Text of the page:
Autism study 
downplays genetics

Environmental factors may be more important than genes in determining whether a child develops autism, according to a controversial new analysis of the disorder in twins.

That finding runs counter to decades of prior research, which has generally found that genetic inheritance is the biggest determinant of a child’s risk of autism. The authors of the new study, published online Monday, 4 July, by the journal Archives of General Psychiatry, came to their conclusion after studying 192 pairs of identical and fraternal twins in which at least one twin met clinical criteria for the neurodevelopment disorder.

But the authors’ conclusion that environmental influences — perhaps chemical exposures, infections, diet or stress levels — could be so influential was roundly criticised by other autism experts.

“I think they’re really on shaky ground to say that,” said Dr. Paul Law, director of the Interactive Autism Network at the Kennedy Krieger Institute in Baltimore.

“It’s a massive claim,” said Angelica Ronald, a behaviour geneticist at Birkbeck University of London. “It flies in the face of the previous data. I don’t see why the results have come out the way they have.”

The study authors acknowledged that their calculations were subject to a wide margin of error and thus could be incorrect. Still, they said that the analysis highlights the need for more research into environmental factors that may contribute to autism.

“Genetics don’t explain it,” said co-author Neil Risch, a genetic epidemiologist at UC San Francisco. “They’re part of the story, but only part of the story.”

Scientific thinking on the causes of autism has undergone enormous shifts over the decades. For many years it was blamed on detached, unemotional “refrigerator mothers.”

But starting in the 1970s, a series of studies looking at twins recast autism as a genetic disorder. They found that if one twin had autism, the odds that the other had it too — a figure known as the concordance rate — depended primarily on how much DNA they shared.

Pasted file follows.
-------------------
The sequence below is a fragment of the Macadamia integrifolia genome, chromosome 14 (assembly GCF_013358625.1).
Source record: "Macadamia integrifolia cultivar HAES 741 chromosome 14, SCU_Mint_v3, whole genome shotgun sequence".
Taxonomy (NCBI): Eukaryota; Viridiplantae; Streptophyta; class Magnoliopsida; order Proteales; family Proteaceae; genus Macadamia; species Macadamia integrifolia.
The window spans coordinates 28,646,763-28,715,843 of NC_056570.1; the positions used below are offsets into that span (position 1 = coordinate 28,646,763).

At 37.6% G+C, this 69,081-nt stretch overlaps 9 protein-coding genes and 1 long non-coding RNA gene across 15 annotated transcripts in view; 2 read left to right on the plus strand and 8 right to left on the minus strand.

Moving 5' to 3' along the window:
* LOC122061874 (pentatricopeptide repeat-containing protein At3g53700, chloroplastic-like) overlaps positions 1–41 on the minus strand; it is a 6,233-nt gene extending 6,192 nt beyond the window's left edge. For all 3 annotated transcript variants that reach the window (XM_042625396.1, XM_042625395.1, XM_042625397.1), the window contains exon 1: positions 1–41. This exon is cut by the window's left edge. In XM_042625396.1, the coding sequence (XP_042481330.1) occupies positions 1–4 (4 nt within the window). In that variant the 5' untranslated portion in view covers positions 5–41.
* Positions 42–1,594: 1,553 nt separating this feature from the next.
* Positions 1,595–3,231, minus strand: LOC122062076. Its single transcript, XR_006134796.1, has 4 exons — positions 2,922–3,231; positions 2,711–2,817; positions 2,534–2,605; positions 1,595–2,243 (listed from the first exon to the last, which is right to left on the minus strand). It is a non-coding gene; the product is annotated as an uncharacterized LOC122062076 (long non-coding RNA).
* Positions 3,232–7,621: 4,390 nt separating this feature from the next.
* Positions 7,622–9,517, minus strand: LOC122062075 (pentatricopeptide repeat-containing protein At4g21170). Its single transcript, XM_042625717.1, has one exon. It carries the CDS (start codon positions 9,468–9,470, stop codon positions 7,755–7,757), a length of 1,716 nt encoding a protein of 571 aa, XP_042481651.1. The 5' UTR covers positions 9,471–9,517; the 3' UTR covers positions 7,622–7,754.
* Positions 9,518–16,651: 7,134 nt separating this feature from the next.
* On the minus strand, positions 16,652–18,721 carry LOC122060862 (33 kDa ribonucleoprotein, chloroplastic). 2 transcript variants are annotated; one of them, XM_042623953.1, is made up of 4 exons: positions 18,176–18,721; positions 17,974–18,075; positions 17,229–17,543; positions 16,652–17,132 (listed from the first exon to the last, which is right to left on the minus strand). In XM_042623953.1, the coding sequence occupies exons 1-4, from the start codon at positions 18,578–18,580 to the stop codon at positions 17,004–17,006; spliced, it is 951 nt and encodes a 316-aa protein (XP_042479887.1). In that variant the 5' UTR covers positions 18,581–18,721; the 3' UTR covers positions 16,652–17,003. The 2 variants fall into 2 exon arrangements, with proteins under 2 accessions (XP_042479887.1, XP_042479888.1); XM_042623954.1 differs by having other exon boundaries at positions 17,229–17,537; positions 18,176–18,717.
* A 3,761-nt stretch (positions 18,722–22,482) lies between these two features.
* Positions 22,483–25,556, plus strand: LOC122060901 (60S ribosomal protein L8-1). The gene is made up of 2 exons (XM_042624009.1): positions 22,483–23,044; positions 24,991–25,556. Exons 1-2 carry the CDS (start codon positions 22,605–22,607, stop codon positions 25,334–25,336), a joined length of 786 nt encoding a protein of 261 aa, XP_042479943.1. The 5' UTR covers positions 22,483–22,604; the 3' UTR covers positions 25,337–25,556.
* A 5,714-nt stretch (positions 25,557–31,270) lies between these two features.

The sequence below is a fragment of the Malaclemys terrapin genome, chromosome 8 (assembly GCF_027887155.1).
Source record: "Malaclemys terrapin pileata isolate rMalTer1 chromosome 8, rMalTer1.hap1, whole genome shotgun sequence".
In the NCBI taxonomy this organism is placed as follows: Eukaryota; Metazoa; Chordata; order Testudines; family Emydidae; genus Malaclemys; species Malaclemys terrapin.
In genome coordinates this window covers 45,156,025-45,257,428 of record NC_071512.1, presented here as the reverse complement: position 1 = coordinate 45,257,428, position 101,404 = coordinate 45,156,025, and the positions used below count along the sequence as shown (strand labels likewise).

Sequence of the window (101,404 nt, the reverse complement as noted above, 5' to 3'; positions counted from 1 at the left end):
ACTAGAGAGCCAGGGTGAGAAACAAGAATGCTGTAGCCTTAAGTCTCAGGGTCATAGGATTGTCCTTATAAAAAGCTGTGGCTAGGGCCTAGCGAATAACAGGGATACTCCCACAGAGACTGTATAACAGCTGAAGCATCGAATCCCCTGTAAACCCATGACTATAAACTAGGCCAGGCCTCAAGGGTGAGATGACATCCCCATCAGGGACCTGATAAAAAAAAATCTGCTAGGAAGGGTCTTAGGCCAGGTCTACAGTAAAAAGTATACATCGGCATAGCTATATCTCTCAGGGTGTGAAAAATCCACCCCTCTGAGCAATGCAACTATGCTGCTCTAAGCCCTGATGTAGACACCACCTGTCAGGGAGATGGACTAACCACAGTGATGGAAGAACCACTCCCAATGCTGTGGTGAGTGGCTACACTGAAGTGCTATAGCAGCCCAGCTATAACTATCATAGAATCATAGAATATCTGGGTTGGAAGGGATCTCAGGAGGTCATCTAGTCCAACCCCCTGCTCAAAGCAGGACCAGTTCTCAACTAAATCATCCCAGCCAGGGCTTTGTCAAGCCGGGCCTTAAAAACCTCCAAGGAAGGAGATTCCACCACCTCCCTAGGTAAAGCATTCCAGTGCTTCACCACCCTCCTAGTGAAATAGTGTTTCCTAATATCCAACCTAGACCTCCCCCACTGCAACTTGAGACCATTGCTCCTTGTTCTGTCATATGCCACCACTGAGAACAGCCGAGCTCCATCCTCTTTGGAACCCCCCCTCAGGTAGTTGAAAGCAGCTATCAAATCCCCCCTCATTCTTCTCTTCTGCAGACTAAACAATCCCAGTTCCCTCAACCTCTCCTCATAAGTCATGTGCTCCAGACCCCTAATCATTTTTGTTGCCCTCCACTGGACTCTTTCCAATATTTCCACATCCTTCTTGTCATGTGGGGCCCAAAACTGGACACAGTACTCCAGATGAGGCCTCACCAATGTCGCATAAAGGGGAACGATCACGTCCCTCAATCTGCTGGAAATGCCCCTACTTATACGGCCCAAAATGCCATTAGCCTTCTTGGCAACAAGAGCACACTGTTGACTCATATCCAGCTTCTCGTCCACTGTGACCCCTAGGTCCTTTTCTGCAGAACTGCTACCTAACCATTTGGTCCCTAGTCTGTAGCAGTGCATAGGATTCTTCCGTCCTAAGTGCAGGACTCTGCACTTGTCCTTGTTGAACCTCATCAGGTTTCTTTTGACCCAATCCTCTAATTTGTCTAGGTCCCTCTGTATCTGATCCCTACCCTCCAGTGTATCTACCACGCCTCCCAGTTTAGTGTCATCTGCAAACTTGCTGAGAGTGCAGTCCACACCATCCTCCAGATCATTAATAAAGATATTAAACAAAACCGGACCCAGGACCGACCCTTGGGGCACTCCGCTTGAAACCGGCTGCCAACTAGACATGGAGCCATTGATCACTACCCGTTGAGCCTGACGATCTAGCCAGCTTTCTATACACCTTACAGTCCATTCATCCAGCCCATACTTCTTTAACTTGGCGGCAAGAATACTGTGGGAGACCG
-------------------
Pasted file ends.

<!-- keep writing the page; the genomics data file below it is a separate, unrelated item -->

If the twins were identical, the odds were 80 per cent or higher. But if the twins were fraternal — and shared only half their DNA, on average — the odds were 10 per cent or lower.

Those studies led scientists to zero in on genetics as the main cause of the disorder, which has been one of the world’s fastest-growing diagnoses over the last two decades. Researchers and activists have collected DNA samples from thousands of families, resulting in the discovery of a few dozen genes that appear to be associated with the disorder.

Since the 1990s, the definition of autism has expanded to include milder cases. Using the new definition, two recent studies have found that when one member of a fraternal twin pair had some form of the disorder, the odds that the other twin had it too were 31 per cent.

In the latest study, researchers used records from the California Department of Developmental Services to identify children labelled with autism. They conducted their own exams on as many of those children as they could, ultimately building a database of 192 twin pairs in which at least one twin has the disorder.

“Genetics don’t explain it.”
Neil Risch, report co-author

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